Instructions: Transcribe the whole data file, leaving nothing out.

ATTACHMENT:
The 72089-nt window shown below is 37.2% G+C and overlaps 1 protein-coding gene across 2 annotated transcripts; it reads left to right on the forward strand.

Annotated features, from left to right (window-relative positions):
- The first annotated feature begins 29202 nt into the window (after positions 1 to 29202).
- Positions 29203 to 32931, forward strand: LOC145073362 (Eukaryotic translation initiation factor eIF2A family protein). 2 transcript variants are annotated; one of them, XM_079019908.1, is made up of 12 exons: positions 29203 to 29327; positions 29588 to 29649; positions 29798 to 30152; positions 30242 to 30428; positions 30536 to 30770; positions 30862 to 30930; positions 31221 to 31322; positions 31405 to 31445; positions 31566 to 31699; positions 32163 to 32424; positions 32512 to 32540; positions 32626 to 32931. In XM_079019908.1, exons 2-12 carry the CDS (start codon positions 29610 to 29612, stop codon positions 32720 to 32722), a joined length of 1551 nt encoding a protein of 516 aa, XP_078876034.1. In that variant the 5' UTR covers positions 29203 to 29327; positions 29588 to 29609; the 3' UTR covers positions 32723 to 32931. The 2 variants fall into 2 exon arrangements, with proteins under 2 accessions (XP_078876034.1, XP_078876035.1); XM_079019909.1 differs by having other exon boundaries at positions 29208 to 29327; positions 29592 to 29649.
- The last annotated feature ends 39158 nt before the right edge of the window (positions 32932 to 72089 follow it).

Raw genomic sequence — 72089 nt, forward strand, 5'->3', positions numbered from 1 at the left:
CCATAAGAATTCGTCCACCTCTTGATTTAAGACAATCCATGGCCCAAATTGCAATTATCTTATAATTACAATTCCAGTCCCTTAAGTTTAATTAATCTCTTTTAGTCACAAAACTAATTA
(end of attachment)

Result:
The 72089-nt window shown below is 37.2% G+C and overlaps 1 protein-coding gene across 2 annotated transcripts; it reads left to right on the forward strand.

Annotated features, from left to right (window-relative positions):
- The first annotated feature begins 29202 nt into the window (after positions 1 to 29202).
- Positions 29203 to 32931, forward strand: LOC145073362 (Eukaryotic translation initiation factor eIF2A family protein). 2 transcript variants are annotated; one of them, XM_079019908.1, is made up of 12 exons: positions 29203 to 29327; positions 29588 to 29649; positions 29798 to 30152; positions 30242 to 30428; positions 30536 to 30770; positions 30862 to 30930; positions 31221 to 31322; positions 31405 to 31445; positions 31566 to 31699; positions 32163 to 32424; positions 32512 to 32540; positions 32626 to 32931. In XM_079019908.1, exons 2-12 carry the CDS (start codon positions 29610 to 29612, stop codon positions 32720 to 32722), a joined length of 1551 nt encoding a protein of 516 aa, XP_078876034.1. In that variant the 5' UTR covers positions 29203 to 29327; positions 29588 to 29609; the 3' UTR covers positions 32723 to 32931. The 2 variants fall into 2 exon arrangements, with proteins under 2 accessions (XP_078876034.1, XP_078876035.1); XM_079019909.1 differs by having other exon boundaries at positions 29208 to 29327; positions 29592 to 29649.
- The last annotated feature ends 39158 nt before the right edge of the window (positions 32932 to 72089 follow it).

Raw genomic sequence — 72089 nt, forward strand, 5'->3', positions numbered from 1 at the left:
CCATAAGAATTCGTCCACCTCTTGATTTAAGACAATCCATGGCCCAAATTGCAATTATCTTATAATTACAATTCCAGTCCCTTAAGTTTAATTAATCTCTTTTAGTCACAAAACTAATTA